Even if commodities have diversification benefits, to understand how much to allocate to commodities in a portfolio requires some estimate of forward-looking returns. To do this, we need to understand the three components that make up commodity returns and determine some baseline for what investors could expect going forward. The return from investing in commodities via futures contracts is a function of
In the long run, commodity spot prices have historically tended to increase on average at roughly the rate of inflation, with commodities like oil and those found in the ground generally increasing at a slightly faster rate than inflation, and those that can be grown in the ground increasing at a slightly slower rate than inflation. We think it is reasonable for commodity investors to expect spot prices to continue to increase on average at roughly the rate of inflation over the secular horizon.
The second component, the roll yield return, was negative during the supercycle. Part of the reason for this was the market expected rising oil prices during this period, causing the futures curve to slope upward. Today shale output has helped improve roll yields in oil, the largest component of most commodity indexes, by anchoring future price expectations for the first time in a decade. We believe this anchoring effect has contributed to downward-sloping price curves, where the prompt prices are a premium to deferred prices to reflect near-term imbalances created by production outages (see Figure 2).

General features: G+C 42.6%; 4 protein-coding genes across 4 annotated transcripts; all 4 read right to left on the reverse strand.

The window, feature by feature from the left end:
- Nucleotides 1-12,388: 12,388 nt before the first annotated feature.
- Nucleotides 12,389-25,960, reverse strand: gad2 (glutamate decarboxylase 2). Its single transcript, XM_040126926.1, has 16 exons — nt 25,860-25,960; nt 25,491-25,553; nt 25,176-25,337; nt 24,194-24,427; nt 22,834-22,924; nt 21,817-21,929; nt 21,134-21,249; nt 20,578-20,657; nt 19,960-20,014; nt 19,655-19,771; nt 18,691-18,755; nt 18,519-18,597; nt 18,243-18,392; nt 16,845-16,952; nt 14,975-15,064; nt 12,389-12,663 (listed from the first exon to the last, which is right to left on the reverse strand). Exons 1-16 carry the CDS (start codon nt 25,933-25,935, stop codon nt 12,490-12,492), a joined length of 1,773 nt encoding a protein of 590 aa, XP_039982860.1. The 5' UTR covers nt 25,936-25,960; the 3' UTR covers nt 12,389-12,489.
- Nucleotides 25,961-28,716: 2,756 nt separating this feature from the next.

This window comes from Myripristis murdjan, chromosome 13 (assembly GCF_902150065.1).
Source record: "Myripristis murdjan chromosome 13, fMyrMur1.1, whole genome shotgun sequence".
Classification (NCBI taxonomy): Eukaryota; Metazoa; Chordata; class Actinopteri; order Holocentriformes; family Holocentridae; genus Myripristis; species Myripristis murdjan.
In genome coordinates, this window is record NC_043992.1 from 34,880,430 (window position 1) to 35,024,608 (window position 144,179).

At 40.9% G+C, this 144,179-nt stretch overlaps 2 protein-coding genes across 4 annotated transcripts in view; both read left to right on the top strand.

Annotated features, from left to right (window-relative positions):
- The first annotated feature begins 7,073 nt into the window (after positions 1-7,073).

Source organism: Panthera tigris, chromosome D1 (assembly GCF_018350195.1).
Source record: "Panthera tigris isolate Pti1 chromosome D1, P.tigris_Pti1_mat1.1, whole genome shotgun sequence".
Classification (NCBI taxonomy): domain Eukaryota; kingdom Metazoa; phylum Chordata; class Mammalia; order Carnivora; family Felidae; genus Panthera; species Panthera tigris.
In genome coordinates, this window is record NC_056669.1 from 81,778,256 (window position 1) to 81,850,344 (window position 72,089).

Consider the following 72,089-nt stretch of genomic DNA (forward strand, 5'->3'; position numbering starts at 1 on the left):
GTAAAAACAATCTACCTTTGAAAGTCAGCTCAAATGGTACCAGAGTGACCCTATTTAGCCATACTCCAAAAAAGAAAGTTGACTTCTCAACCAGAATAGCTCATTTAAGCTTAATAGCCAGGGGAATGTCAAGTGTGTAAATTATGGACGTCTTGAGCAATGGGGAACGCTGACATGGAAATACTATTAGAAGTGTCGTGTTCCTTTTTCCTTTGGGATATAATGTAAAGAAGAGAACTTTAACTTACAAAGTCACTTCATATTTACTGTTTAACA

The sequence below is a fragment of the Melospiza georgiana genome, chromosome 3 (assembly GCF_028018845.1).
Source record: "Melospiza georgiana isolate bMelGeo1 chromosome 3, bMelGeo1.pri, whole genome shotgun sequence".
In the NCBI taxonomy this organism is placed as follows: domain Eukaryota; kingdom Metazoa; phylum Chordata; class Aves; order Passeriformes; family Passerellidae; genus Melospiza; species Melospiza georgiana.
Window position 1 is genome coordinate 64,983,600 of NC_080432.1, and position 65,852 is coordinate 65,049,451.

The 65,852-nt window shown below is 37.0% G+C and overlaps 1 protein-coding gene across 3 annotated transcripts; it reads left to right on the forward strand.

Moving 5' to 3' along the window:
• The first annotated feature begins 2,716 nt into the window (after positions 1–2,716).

As long as Saudi Arabia maintains the ability to manage imbalances in the market and shale extraction prospects remain good, we expect the oil market roll yield to look similar to that in the 1990s, when backwardation (when prompt futures contracts are priced higher than deferred contracts) was common as the back end of oil remained anchored. These improved roll yields in oil will likely be an important source of returns to commodity investors – and yet the shift from negative to positive roll yield seems to have gone unnoticed (see Figure 3). Positive roll yields imply a commodity index investor is getting paid to purchase a diversifying asset that may also hedge against unexpected inflation. In fact, annualizing current roll yields could lead to the best roll yield contribution to returns since 2005.